Many National supporters were frustrated at the lack of reform in National's first term.
They saw National cancels its planned income tax cuts for 2010 and 2011, rather than cut interest free student loans and Working for Families. They saw a soaring deficit, and the Government's response was to slow the rate of spending increase only. They saw a ban on asset sales, despite this being common amongst centre-right and centre-left Governments around the world.
National's second term is looking to be far more pleasing to those who want to see a reform agenda. This doesn't just mean a more right wing agenda. The Hawke/Keating Governments in Australia were good reformers, as was Tony Blair in the UK and Bill Clinton in the US. Even Julia Gillard is undertaking some quite good reforms.
So what are the areas of reform for John Key's second term?
The current industrial action at Ports of Auckland is a good reminder that we still lose too much money through strikes and lockouts. Many people are staggered that an unskilled job can pay an average of over $90,000 a year and still have people on strike over it.
National has gained a mandate for its policies to introduce a starting-out wage for young job seekers, to try and reduce youth unemployment.
They will also remove opt-out compulsory unionism from sites with collective contracts. New staff will now be able to go directly onto an individual contract, without first going on a union collective contract for the first 30 days.
Some supporters will call for National to go further. They question why employers should be forced to deduct union fees from employees, so that they become an unpaid revenue collector for the unions. The argument is that unions should invoice their members directly for their membership fees, just like any other incorporated society does.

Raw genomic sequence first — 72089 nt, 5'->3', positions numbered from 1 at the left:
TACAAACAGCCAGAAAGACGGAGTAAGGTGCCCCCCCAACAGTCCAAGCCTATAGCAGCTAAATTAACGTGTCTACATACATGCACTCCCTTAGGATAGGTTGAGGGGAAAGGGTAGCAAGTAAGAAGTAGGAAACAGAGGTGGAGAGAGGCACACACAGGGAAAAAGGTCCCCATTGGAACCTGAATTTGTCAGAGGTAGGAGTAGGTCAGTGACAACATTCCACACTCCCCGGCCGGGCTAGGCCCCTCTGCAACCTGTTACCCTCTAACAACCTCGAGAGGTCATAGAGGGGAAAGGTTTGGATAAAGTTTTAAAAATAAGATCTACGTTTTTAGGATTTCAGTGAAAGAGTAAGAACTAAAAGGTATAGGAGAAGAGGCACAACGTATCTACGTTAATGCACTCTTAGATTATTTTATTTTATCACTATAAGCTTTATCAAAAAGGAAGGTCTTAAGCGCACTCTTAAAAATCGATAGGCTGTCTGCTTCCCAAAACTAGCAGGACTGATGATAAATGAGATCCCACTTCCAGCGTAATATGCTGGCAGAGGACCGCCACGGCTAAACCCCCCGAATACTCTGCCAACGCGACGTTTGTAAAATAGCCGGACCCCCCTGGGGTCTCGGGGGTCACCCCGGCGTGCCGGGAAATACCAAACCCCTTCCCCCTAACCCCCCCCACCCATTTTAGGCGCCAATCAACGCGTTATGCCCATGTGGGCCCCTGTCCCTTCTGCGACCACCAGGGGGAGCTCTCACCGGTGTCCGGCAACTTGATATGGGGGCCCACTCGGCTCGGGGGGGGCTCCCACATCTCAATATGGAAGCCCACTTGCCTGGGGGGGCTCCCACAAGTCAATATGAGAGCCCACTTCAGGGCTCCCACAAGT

National announced these in January, and Labour and others campaigned against them for ten months. Labour even had a countdown clock and based almost their entire campaign on the issue, yet National still won 62 seats with ACT and United Future, and will get to implement their policy (unless National lost two list MPs on special votes).
Many reformers will welcome this, as it represents the first (small) reduction in the size of the state since 1998, and will help breathe some life into local capital markets. It is still a very modest policy compared to some of the sales being done by Labor state governments in Australia.
Welfare reform will be a major policy focus of National's second term, and by the end of it the days of remaining on a benefit for life (unless seriously disabled) should be ended. All but the most incapacitated beneficiaries will be work tested, with welfare becoming temporary assistance for the hard time.
The most significant change is probably that those who are already on the DPB and have further children to a partner or partners who are not willing to financially support them, will not be able to avoid work testing. The latest research shows that 52% of those currently on the DPB went onto it when they were a teenager.
National Standards were a worthy, yet minor, educational reform. It was ridiculous the amount of energy the educational unions spent on trying to undermine them. The agreement with ACT to trial charter schools is a far far more significant reform. Critics of our current system have been calling for performance pay, vouchers, bulk funding and less zoning. Well a charter school will probably be exactly that - they will be able to decide for themselves how much money they spend on salaries, property and operations - rather than have the Ministry in Wellington decide for them.
A commitment to keep core spending constant in real per capita terms is a huge game changer. Labour in five years increased core spending by 50%. That is great when you have debt fuelled economic growth but unsustainable when the bubble bursts, as it did.
A future Government will be able to change or even ignore the proposed law, but there may be a political price for doing so.
So overall, there's a lot for National supporters to be cheerful about in this second term National Government. The grumblings of the first term from National's own supporters will probably be replaced by more vigorous opposition to some of these measures from the Greens, Labour and NZ First. Having said that, people may be surprised that NZ First could end up backing some of the Government's policies in the areas of welfare reform, industrial relations reform and even education.
*David Farrar is a centre-right blogger and affiliated with the National Party. A disclosure statement on his political views can be found here.